Shropshire Star

Jan Budtz's unique career after non traditional journey

Jan Budtz’s footballing journey was not exactly a traditional one.

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He didn’t play a professional game until he was 26 years old – during which he saved two penalties – spent only four years at a full-time level of the game and has since made hundreds of appearances at various steps of non-league.

Before he started, he was a part of the Royal Danish Air Force which included parachuting out of planes, and worked as a social worker in a residential home. And, since finishing in senior football, he has spent many years helping young people develop both in football and life in general across South Yorkshire and Liverpool.

It’s a quite a story for the goalkeeping Great Dane who spent three months on loan with Wolves in the first season under Mick McCarthy back in the first months of 2007.

Oh yes. And, as England and Denmark prepare to lock horns in the European Championships in Frankfurt late this afternoon, the last time they did so, in the semi-finals back in 2021, Budtz was there. At Wembley.

“I didn’t have a ticket originally, but because of the Covid restrictions, all the Danish residents in the UK were given the chance to buy a couple,” he recalls. “I was in the Danish section with my eldest son Drew – he was supporting England with me Denmark – and, in what was a tight game, it was England who got the win.

Jan Budtz

“And now? Denmark have England in the group, and as a Danish guy living over here, I have to go through all of that again.

“I know that if England win, I’m not going to hear the last of it for weeks!”

Some friendly if lively banter around this evening’s game is all in a day’s work for the now 45-year-old, whose life experiences leave him pretty much ready for anything.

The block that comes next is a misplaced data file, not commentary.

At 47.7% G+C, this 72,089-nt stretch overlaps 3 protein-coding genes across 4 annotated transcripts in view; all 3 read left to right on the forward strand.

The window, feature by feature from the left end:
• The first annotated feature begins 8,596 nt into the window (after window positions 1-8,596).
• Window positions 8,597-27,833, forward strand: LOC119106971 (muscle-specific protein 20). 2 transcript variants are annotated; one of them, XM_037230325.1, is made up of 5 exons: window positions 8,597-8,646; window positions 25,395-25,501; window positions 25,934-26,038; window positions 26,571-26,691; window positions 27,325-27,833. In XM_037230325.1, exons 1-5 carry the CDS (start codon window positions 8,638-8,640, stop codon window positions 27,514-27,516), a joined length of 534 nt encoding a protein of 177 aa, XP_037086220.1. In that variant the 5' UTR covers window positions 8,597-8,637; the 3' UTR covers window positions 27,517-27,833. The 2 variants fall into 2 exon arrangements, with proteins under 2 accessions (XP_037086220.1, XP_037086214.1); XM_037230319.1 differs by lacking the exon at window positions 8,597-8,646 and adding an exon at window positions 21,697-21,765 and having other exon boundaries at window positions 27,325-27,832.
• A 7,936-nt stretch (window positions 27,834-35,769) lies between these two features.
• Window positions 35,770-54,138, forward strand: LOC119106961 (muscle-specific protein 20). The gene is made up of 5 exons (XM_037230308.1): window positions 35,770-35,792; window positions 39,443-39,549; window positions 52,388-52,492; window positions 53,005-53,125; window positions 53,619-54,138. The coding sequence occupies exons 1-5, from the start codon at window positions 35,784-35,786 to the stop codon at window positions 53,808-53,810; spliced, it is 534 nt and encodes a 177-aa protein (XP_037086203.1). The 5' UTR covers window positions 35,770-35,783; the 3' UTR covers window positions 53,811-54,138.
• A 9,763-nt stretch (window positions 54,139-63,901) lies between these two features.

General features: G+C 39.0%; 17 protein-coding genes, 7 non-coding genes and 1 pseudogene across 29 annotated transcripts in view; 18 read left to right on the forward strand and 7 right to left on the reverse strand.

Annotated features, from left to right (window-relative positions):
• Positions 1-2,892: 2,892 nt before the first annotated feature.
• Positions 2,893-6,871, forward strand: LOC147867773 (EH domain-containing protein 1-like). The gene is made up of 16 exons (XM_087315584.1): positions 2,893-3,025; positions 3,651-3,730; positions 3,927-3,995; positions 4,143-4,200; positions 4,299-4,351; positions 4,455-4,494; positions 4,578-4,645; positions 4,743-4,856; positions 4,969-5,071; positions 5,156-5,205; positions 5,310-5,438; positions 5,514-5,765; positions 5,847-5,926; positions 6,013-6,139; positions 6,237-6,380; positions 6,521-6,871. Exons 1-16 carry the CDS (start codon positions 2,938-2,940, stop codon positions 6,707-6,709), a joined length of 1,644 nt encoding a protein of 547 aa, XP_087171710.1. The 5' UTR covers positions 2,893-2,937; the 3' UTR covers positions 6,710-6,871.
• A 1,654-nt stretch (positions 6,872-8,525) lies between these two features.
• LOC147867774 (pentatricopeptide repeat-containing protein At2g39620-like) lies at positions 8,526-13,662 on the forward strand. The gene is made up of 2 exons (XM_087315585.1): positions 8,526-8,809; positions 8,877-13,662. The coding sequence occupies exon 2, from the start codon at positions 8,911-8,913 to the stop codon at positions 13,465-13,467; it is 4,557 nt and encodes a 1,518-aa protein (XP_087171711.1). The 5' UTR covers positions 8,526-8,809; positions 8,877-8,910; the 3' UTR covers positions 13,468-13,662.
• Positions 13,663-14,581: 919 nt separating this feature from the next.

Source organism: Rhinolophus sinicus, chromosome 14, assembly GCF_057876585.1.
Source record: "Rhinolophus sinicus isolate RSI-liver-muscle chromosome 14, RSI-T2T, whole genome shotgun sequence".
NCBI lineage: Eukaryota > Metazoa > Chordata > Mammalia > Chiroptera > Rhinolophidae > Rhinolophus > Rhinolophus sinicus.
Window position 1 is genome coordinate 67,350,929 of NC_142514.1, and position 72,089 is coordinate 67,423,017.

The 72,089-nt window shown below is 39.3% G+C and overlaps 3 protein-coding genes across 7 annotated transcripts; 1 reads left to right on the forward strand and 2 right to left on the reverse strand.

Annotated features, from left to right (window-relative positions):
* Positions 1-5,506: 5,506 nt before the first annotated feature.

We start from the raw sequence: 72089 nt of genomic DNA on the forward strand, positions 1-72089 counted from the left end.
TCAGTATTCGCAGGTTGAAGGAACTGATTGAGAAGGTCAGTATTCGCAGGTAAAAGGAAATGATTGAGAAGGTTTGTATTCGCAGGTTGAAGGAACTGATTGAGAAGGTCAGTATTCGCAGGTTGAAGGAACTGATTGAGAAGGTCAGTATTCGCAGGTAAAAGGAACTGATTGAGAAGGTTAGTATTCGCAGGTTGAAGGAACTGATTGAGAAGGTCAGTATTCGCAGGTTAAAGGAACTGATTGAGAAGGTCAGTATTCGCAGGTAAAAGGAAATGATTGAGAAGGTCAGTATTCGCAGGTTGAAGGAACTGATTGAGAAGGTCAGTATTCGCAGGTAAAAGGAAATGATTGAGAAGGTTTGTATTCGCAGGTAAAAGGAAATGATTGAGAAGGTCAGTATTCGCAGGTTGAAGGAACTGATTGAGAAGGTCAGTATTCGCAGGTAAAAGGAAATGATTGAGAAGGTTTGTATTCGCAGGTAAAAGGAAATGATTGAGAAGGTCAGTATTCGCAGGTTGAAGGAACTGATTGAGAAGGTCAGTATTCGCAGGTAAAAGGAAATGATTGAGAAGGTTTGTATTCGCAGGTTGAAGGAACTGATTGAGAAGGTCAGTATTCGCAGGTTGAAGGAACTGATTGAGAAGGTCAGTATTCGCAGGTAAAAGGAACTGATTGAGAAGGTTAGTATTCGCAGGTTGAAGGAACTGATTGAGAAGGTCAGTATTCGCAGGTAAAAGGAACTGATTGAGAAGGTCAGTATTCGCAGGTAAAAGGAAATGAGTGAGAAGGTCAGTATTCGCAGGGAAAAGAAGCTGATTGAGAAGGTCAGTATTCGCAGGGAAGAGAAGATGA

Budtz is one of those affable and articulate personalities who both loved his time in football, but has perspective from a humble grounding and additional experiences which continue to shape his attitude and approach.

“Football has always been such a privilege and I absolutely love it,” he explains. “But it’s also been nice to do something else, and while I don’t call it the ‘real world’ because I think that sounds offensive, working a nine to five and night shifts has definitely given me a sense of perspective away from football.

“I still love talking about when I played professionally, and it was a privilege to be involved, but I have found it just as rewarding to be able to give back during other parts of my life.”

Life for Budtz began in the Danish town of Hillerod, just under 20 miles north west of Copenhagen, and, growing up, a football was never too far away.

Jan (left) working in the community

With twin brother Ole and a friend, whether in the garden, on the street, even in their house, it was about playing football. And Budtz was the one of the trio who was gently nudged towards playing in goal.

But then – and this is where Budtz’s footballing pathway took a very different turn – he didn’t kick a ball in anger between the ages of 15 and 20.

He completed his education at high school and, at 18, as with all young Danes, came the obligation to pursue a form of national service.